Pro-Abortion “Feminists” Canceled Me — So I Started a Newspaper

Brenna Lewis - 03 May 2021


Guest Post by Chloe Folmar
President of William and Mary’s Tribe for Life 

In October, I was part of Students for Life’s SCOTUS Squad, living in Washington, D.C. and advocating for the confirmation of Justice Amy Coney Barrett. One of the highlights  during our time there was the Women’s March. As it approached the Supreme Court, other representatives for Students for Life and I ran in front and led the March, holding up signs that read “Equal Rights for All Women: Born and Preborn.” We were feminist advocates for all.

As the marchers turned the corner to the Supreme Court, they encountered a massive group of pro-lifers holding signs supporting preborn women. “She could be Rosa,” a sign read. She could be Ruth, She could be Sandra, She could be Gwen, She could be Rosalind. The preborn are not potential girls and women — they are girls with the potential to join any of the feminist icons who have emerged across our history.

Unfortunately, the Women’s Marchers did not appreciate our message — in fact, they hated it. As I held a sign affirming the value of equal rights for all women, I was bombarded by middle fingers, insults and breaches of my personal space (despite the raging COVID-19 pandemic).

There were a few comments that remain particularly fresh in my memory. The Women’s March was composed mostly of women, but there were a few men in the group as well. One man got close to me, right in my face, and said: “You look ugly holding that sign.”

What a feminist gesture, for a man to call a woman ugly. Another man danced around me for a while holding a pro-abortion sign and making similar comments. He berated me with reasons why pro-lifers shouldn’t be at a Women’s March. How feminist for a man to tell a woman she’s not welcome at a Women’s March. This man, too, descended to criticize my appearance.

“You could be so pretty,” he said. “But you make yourself ugly by being here.”

“How can you call yourself a feminist and tell a woman she’s ugly just because she has different views?” I responded.

Contemporary feminism is, sadly, primarily pro-abortionism, and it strives to cancel feminists who oppose the destruction of persons in the womb. This was further impressed upon me when I returned to the College of William & Mary after my time in D.C. with Students for Life. Upon my arrival in Williamsburg, I arranged an activity with my pro-life group (Tribe for Life) where we wrote our beliefs about the value of human life on a chalkboard in the center of campus. An hour or so after chalking, our messages were erased.

So we came back the next day. Frustrated, I wrote a large message in the middle of the chalkboard: “50% of women are pro-life. Stop silencing women.” An hour later, it was gone.

In the meantime, William & Mary students flooded Tribe for Life’s social media accounts with comments attacking and mocking us. Assertions that the women in our group were suffering from “internalized misogyny” and couldn’t think for ourselves filled our pages. “I hope he picks you,” a couple people said, implying that we were pro-life to impress boys.

Ironically, the boys at William & Mary were laughing at us in the same comment sections and — again — calling all pro-lifers ugly. “Find me one member of Tribe for Life who’s not ugly,” one person tweeted.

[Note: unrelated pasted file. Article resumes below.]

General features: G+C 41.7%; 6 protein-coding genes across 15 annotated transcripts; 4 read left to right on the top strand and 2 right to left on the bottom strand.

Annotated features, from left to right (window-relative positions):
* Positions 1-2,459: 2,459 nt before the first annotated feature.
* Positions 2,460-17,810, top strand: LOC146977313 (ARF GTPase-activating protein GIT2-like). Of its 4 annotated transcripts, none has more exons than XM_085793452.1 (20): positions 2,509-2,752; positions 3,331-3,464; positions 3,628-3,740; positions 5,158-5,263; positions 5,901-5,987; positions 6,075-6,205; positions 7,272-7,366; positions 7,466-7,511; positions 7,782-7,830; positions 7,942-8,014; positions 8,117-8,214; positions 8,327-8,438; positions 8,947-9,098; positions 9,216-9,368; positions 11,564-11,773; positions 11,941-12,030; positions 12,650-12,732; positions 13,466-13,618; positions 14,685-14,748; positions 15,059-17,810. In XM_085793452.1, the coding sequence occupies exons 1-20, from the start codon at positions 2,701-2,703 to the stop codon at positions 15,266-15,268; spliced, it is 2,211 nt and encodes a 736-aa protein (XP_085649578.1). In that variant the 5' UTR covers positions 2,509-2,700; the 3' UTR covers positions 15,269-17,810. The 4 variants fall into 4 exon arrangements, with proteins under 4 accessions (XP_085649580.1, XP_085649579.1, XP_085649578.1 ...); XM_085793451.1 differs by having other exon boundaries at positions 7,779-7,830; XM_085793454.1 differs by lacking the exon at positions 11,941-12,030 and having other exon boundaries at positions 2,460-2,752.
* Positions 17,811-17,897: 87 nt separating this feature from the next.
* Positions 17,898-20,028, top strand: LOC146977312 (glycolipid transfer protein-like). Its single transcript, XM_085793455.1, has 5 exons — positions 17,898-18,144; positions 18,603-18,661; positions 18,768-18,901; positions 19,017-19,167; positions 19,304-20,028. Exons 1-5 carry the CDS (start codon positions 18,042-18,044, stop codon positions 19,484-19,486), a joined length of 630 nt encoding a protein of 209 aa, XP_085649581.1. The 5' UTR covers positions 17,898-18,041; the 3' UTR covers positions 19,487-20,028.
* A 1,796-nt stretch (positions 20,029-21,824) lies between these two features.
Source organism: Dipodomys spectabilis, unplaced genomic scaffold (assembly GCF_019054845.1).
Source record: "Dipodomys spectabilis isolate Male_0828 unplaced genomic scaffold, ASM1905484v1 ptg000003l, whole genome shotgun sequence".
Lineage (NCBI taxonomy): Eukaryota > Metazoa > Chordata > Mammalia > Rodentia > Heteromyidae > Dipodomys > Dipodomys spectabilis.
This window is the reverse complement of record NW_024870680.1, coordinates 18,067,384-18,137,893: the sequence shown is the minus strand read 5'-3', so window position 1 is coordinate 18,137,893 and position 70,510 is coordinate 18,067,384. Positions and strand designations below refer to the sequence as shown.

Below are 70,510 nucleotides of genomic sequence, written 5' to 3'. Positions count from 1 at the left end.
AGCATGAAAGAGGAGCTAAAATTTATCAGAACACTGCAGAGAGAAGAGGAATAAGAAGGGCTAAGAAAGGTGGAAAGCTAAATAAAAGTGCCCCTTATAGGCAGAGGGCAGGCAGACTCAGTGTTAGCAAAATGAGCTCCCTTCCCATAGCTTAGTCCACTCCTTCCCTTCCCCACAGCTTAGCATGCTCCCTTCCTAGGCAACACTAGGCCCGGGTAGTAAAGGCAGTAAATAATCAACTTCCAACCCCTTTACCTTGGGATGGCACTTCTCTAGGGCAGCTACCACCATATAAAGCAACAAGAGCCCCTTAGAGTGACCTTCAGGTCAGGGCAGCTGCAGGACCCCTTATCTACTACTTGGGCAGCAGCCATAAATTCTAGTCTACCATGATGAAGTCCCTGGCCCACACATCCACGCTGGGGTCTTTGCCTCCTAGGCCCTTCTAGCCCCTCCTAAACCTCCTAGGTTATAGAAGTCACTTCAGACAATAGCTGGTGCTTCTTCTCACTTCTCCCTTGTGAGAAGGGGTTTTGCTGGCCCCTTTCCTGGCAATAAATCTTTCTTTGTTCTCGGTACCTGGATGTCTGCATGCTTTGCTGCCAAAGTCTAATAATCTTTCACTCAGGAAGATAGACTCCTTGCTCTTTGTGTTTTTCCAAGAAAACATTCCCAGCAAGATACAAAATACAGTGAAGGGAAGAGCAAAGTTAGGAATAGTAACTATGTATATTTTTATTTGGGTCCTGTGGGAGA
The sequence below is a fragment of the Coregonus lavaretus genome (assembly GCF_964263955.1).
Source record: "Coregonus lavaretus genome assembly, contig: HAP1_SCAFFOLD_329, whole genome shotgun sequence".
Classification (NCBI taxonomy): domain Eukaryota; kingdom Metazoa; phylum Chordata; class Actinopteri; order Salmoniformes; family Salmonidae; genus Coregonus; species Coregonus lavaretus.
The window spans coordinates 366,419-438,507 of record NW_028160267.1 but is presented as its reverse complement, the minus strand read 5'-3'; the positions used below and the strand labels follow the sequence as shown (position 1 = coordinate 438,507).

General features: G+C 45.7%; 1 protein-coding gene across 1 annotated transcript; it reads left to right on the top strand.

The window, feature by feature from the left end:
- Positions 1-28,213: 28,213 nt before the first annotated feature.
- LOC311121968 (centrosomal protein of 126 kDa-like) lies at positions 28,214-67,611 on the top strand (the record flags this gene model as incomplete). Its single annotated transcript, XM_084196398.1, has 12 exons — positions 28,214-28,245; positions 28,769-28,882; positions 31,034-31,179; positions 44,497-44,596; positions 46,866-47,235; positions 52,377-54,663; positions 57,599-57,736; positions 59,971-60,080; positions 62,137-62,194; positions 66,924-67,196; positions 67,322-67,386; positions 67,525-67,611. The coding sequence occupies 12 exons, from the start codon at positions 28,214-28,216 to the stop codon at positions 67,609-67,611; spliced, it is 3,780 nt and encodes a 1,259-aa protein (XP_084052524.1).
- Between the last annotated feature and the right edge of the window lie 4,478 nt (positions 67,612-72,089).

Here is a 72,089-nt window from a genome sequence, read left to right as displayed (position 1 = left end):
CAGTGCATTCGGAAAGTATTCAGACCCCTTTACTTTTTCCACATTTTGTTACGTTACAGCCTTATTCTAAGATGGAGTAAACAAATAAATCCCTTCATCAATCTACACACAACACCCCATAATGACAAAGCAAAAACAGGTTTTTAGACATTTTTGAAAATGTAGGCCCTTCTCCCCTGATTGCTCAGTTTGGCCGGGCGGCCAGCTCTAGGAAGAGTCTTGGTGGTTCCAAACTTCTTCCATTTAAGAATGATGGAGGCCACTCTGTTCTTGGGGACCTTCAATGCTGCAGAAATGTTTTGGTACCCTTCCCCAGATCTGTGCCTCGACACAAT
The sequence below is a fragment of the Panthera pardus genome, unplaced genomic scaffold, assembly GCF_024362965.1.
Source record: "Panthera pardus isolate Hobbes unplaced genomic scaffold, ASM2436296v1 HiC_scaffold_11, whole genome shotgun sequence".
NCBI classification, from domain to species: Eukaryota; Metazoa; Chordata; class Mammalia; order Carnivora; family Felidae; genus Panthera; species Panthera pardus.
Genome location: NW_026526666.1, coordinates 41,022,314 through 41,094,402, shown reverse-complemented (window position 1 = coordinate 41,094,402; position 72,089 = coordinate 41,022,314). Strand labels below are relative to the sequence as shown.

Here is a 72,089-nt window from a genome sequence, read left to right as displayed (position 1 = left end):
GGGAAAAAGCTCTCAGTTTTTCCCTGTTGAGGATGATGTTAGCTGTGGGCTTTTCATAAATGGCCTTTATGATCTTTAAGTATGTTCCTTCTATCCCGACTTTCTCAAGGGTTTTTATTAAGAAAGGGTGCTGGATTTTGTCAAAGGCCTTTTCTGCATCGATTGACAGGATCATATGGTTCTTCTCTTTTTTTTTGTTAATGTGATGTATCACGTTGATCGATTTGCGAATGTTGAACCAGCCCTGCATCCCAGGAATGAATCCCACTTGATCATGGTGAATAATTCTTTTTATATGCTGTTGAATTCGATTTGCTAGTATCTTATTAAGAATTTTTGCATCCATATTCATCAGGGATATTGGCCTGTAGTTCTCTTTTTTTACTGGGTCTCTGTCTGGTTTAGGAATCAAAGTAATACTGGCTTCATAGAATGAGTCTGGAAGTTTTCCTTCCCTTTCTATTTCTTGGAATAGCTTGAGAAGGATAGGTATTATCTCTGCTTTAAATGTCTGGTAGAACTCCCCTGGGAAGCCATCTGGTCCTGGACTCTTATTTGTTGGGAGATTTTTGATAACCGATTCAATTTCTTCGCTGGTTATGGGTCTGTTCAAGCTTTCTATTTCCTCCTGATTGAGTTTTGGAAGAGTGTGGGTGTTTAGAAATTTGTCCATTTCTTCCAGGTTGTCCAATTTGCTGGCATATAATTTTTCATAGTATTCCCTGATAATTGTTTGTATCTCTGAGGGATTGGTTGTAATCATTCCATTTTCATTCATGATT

How egalitarian of him! I can’t imagine truly believing in the value of women and calling them ugly. I can’t imagine arguing that women are capable and intelligent and then turning around and claiming that half the women in our country are brainwashed into believing in the dignity of preborn lives.

Do such tactics disguise that  abortion supporters don’t actually have good arguments against the pro-life view? Unlike them, I will happily acknowledge that many pro-choice people are intelligent and have a rationale for their views (although that rationale is tragically and fatally flawed). I will happily acknowledge that pro-choice people have a right to speak up and share their views. But instead of using pro-life displays as an opportunity to debate and discuss, at William & Mary they use them as an opportunity to bully and silence.

Is such behavior feminist, or is it rabidly pro-abortion? Is it truly feminist to “cancel” the women who disagree with pro-abortion dogma?

The mainstream believes that it is — revealing that their ultimate value is not respectful equality for all, but selfish autonomy. But pro-life feminists on my campus are speaking up, and we will continue to do so. Motivated by the campus-wide silencing of pro-life views, I founded the Christopher Wren Journal as a platform for opinions beyond the leftist echo chamber. There, I have published pro-life writing that was ignored by the establishment newspaper, and openly elaborated on my pro-life views. A Black friend of mine shared her disappointment about the neglect of the preborn in the Black Lives Matter movement. We’ve created a place to broadcast previously censored views.

The feminist movement founded by champions like Susan B. Anthony was pro-life from the beginning. Yet today, the concept of a “pro-life feminist” is denied on the contemporary college campus, as well as in society as a whole. But we as pro-lifers must not  allow ourselves to be denied. Whatever the cost, we must  use talent and initiative to make  our voices heard. Pro-life women will not sit by and be canceled, even when we are labeled “gender traitors” and thrust out of the feminist alliance.

Share this post